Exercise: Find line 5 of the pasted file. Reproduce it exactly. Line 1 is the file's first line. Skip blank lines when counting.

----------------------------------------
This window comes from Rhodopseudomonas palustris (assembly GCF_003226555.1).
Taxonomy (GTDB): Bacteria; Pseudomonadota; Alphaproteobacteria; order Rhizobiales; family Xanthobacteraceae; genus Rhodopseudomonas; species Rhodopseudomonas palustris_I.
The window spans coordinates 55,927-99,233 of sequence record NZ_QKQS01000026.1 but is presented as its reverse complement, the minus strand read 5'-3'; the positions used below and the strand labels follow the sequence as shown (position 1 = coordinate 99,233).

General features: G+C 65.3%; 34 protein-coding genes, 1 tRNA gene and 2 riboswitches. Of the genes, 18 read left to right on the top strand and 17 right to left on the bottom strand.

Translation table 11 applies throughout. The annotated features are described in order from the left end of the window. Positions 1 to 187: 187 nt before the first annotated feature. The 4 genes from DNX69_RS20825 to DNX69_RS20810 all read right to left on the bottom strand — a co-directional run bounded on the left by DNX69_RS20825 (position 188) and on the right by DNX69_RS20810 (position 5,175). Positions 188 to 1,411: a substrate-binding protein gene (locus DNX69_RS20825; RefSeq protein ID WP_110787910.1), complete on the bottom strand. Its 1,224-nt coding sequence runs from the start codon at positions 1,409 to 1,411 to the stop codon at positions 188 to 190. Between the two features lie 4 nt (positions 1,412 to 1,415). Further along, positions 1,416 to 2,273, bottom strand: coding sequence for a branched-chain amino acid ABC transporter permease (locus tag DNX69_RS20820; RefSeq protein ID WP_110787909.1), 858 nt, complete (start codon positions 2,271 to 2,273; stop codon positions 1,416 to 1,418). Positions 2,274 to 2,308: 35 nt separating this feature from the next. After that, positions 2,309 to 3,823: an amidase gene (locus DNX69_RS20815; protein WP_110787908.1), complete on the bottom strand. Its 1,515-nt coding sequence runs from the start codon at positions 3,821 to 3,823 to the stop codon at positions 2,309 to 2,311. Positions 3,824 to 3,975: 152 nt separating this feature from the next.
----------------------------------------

Translation table 11 applies throughout. The annotated features are described in order from the left end of the window. Positions 1 to 187: 187 nt before the first annotated feature. The 4 genes from DNX69_RS20825 to DNX69_RS20810 all read right to left on the bottom strand — a co-directional run bounded on the left by DNX69_RS20825 (position 188) and on the right by DNX69_RS20810 (position 5,175). Positions 188 to 1,411: a substrate-binding protein gene (locus DNX69_RS20825; RefSeq protein ID WP_110787910.1), complete on the bottom strand. Its 1,224-nt coding sequence runs from the start codon at positions 1,409 to 1,411 to the stop codon at positions 188 to 190. Between the two features lie 4 nt (positions 1,412 to 1,415). Further along, positions 1,416 to 2,273, bottom strand: coding sequence for a branched-chain amino acid ABC transporter permease (locus tag DNX69_RS20820; RefSeq protein ID WP_110787909.1), 858 nt, complete (start codon positions 2,271 to 2,273; stop codon positions 1,416 to 1,418). Positions 2,274 to 2,308: 35 nt separating this feature from the next. After that, positions 2,309 to 3,823: an amidase gene (locus DNX69_RS20815; protein WP_110787908.1), complete on the bottom strand. Its 1,515-nt coding sequence runs from the start codon at positions 3,821 to 3,823 to the stop codon at positions 2,309 to 2,311. Positions 3,824 to 3,975: 152 nt separating this feature from the next.